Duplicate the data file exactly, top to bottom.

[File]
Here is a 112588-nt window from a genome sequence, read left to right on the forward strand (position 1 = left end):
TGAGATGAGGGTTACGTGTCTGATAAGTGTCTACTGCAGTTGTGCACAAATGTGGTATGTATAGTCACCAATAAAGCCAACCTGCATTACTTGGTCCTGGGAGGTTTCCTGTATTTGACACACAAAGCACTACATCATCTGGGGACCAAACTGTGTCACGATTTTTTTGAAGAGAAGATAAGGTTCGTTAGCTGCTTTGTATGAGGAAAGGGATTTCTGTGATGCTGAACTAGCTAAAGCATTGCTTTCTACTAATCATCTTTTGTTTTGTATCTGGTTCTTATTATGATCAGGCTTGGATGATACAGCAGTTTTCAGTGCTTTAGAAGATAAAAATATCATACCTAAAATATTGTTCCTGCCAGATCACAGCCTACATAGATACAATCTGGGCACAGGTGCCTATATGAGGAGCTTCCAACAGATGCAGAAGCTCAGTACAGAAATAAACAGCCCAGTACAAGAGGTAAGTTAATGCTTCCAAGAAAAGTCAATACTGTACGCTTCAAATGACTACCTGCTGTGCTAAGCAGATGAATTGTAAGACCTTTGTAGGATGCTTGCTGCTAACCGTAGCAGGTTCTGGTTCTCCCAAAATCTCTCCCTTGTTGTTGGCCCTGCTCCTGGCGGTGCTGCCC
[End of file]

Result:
Here is a 112588-nt window from a genome sequence, read left to right on the forward strand (position 1 = left end):
TGAGATGAGGGTTACGTGTCTGATAAGTGTCTACTGCAGTTGTGCACAAATGTGGTATGTATAGTCACCAATAAAGCCAACCTGCATTACTTGGTCCTGGGAGGTTTCCTGTATTTGACACACAAAGCACTACATCATCTGGGGACCAAACTGTGTCACGATTTTTTTGAAGAGAAGATAAGGTTCGTTAGCTGCTTTGTATGAGGAAAGGGATTTCTGTGATGCTGAACTAGCTAAAGCATTGCTTTCTACTAATCATCTTTTGTTTTGTATCTGGTTCTTATTATGATCAGGCTTGGATGATACAGCAGTTTTCAGTGCTTTAGAAGATAAAAATATCATACCTAAAATATTGTTCCTGCCAGATCACAGCCTACATAGATACAATCTGGGCACAGGTGCCTATATGAGGAGCTTCCAACAGATGCAGAAGCTCAGTACAGAAATAAACAGCCCAGTACAAGAGGTAAGTTAATGCTTCCAAGAAAAGTCAATACTGTACGCTTCAAATGACTACCTGCTGTGCTAAGCAGATGAATTGTAAGACCTTTGTAGGATGCTTGCTGCTAACCGTAGCAGGTTCTGGTTCTCCCAAAATCTCTCCCTTGTTGTTGGCCCTGCTCCTGGCGGTGCTGCCC